The puppies will gradually start to look for a place to go to the bathroom that is not where they sleep. Changing the bed as soon as possible after an accident, and leaving a scent layer underneath the area you want them to go to the bathroom, will encourage this already natural behavior. By 5 weeks most of the puppies will be going to the bathroom in one area.
This is also the period that the puppies discover people and are very excited about them. Right away we get them used to being handled in the same way their family and veterinarian will be handling them. Every day while being pet and cuddled, every part of their body is inspected and massaged to get them used to having their legs, face, ears, and tail touched and messed with. (And we can check to make sure that everything is looking good at the same time!) Their feet will be touched and massaged, especially between the toes and pads. Every toe is handled as if they are getting a nail trim, although unless needed, they do not receive their second nail trim until 4 weeks of age.
Mom leaves them for 6-8 hours at a time. While still taking care of them, she goes from nursing every 4-6 hours at 3 weeks, to nursing twice a day by 5 weeks. Throughout the day she is content to check on them, clean them up, and leave them again without nursing. She is preparing them for weaning and will start to knock them over or hold them down when they are too rambunctious or bite too hard. She will start sleeping away from the puppies.
The puppies are weaned at about 5 weeks. By 6 weeks, they will be completely on solid food. Some moms will not let the puppies nurse at all at this point, some will let them nurse for a minute and then stop them. She is more rough with them, teaching them that they can't bite as hard as they want, growling means leave me alone or stop doing what you are doing, and that they don't always get what they want. The puppies bed will be moved into a crate that is left open once they are weaned.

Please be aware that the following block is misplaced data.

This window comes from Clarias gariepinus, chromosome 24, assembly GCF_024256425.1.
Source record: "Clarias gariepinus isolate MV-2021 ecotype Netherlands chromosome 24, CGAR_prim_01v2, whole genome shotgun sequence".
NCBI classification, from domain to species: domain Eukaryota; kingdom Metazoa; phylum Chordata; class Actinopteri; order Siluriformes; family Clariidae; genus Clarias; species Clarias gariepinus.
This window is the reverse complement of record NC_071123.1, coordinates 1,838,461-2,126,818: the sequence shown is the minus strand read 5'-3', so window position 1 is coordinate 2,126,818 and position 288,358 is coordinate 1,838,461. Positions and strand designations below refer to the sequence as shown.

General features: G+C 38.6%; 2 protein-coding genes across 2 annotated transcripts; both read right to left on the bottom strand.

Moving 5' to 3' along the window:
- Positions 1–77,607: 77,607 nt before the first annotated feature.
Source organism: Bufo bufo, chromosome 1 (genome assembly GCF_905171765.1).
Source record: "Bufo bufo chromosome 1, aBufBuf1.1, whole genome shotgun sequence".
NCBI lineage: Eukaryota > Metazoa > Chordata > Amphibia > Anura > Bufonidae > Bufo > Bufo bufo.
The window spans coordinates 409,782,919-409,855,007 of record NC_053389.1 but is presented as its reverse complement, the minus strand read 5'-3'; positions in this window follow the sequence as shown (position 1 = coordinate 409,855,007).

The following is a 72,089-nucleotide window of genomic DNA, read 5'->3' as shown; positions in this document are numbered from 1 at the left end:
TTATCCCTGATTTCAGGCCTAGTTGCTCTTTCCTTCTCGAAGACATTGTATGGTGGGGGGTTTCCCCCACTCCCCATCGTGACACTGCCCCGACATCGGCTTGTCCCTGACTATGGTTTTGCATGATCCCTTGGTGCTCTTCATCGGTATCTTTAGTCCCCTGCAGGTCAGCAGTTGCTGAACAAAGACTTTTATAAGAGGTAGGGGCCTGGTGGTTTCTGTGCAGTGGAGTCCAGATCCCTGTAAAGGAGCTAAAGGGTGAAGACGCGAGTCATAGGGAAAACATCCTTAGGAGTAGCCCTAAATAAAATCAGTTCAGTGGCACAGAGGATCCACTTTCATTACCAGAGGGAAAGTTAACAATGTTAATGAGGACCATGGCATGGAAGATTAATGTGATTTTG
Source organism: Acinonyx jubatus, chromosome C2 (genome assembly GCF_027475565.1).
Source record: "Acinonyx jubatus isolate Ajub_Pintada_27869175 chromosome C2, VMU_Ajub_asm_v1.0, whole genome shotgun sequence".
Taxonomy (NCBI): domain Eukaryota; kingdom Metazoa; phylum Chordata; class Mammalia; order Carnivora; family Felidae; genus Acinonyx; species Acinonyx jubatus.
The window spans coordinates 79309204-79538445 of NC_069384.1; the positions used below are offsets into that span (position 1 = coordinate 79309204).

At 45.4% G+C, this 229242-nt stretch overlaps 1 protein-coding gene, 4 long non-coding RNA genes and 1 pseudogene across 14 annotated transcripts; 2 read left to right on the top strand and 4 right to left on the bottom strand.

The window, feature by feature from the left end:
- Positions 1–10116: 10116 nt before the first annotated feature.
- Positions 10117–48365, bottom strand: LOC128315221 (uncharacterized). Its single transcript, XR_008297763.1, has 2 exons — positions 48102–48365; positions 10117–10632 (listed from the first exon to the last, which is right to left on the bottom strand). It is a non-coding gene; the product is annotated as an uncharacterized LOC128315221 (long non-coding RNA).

The puppies are aptitude tested once they have been weaned for several days. We do not like to do aptitude testing until weaning is complete because we have found that weaning brings about personality changes. We have had shy puppies turn into assertive confident puppies once they are on solid food and aren't being pushed around while trying to nurse!
At 6 weeks the puppies receive their first vaccines, and are ready for visitors to see them.
7 Weeks & On
Socialization Period (7 - 12 Weeks) and First Fear Imprint Period (8-11 Weeks)
“Lasting impact, rapid learning”
Dogs that are denied socialization during this critical Socialization Period often become unpredictable because they are fearful or aggressive. It is during this time that your dog needs to have positive experiences. They need to be introduced to new things and begin the groundwork to a happy, well-adjusted dog.
Beginning at 7 weeks of age, what is going on:
Short attention spans
Things learned are permanent and will be resistant to change.
Puppy will be eager to learn.
What he does and learns now, he will do as an adult.
Puppy’s temperament and personality will become more apparent.
Puppy will be transitioning his education from his mother to his human environment.